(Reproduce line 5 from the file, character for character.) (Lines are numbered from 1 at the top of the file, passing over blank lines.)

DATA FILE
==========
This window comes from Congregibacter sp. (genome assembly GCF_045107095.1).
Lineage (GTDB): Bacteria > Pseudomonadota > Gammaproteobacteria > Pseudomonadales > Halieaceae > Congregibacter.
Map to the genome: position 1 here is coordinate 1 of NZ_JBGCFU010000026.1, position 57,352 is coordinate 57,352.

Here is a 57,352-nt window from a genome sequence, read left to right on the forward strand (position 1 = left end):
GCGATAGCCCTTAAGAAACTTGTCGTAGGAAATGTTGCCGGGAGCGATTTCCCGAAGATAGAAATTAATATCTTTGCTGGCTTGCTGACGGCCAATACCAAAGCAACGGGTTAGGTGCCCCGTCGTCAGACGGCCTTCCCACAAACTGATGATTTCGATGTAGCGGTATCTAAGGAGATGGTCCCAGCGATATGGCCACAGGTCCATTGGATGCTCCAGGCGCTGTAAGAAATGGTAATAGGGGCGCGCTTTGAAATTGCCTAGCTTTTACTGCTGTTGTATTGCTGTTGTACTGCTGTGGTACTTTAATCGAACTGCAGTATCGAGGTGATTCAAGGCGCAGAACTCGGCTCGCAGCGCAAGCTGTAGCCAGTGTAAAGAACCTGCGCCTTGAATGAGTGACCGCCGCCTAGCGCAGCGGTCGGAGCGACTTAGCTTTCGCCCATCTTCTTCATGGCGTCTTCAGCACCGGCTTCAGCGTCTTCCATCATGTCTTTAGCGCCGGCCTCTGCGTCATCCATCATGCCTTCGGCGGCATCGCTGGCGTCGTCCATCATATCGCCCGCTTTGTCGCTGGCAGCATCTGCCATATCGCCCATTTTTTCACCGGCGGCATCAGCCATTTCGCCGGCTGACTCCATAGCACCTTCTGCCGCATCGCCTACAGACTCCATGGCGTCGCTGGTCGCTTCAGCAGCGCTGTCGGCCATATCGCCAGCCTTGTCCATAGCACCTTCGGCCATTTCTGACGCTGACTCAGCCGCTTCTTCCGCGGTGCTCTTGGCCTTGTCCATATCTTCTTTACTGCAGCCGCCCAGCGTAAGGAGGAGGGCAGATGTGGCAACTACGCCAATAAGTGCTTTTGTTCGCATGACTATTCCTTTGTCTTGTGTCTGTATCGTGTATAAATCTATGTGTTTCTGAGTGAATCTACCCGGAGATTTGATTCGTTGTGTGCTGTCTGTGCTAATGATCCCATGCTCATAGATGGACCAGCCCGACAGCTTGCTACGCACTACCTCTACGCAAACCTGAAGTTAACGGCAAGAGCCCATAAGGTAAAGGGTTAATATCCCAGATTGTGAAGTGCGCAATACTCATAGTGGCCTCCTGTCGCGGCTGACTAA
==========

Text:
GCGATAGCCCTTAAGAAACTTGTCGTAGGAAATGTTGCCGGGAGCGATTTCCCGAAGATAGAAATTAATATCTTTGCTGGCTTGCTGACGGCCAATACCAAAGCAACGGGTTAGGTGCCCCGTCGTCAGACGGCCTTCCCACAAACTGATGATTTCGATGTAGCGGTATCTAAGGAGATGGTCCCAGCGATATGGCCACAGGTCCATTGGATGCTCCAGGCGCTGTAAGAAATGGTAATAGGGGCGCGCTTTGAAATTGCCTAGCTTTTACTGCTGTTGTATTGCTGTTGTACTGCTGTGGTACTTTAATCGAACTGCAGTATCGAGGTGATTCAAGGCGCAGAACTCGGCTCGCAGCGCAAGCTGTAGCCAGTGTAAAGAACCTGCGCCTTGAATGAGTGACCGCCGCCTAGCGCAGCGGTCGGAGCGACTTAGCTTTCGCCCATCTTCTTCATGGCGTCTTCAGCACCGGCTTCAGCGTCTTCCATCATGTCTTTAGCGCCGGCCTCTGCGTCATCCATCATGCCTTCGGCGGCATCGCTGGCGTCGTCCATCATATCGCCCGCTTTGTCGCTGGCAGCATCTGCCATATCGCCCATTTTTTCACCGGCGGCATCAGCCATTTCGCCGGCTGACTCCATAGCACCTTCTGCCGCATCGCCTACAGACTCCATGGCGTCGCTGGTCGCTTCAGCAGCGCTGTCGGCCATATCGCCAGCCTTGTCCATAGCACCTTCGGCCATTTCTGACGCTGACTCAGCCGCTTCTTCCGCGGTGCTCTTGGCCTTGTCCATATCTTCTTTACTGCAGCCGCCCAGCGTAAGGAGGAGGGCAGATGTGGCAACTACGCCAATAAGTGCTTTTGTTCGCATGACTATTCCTTTGTCTTGTGTCTGTATCGTGTATAAATCTATGTGTTTCTGAGTGAATCTACCCGGAGATTTGATTCGTTGTGTGCTGTCTGTGCTAATGATCCCATGCTCATAGATGGACCAGCCCGACAGCTTGCTACGCACTACCTCTACGCAAACCTGAAGTTAACGGCAAGAGCCCATAAGGTAAAGGGTTAATATCCCAGATTGTGAAGTGCGCAATACTCATAGTGGCCTCCTGTCGCGGCTGACTAA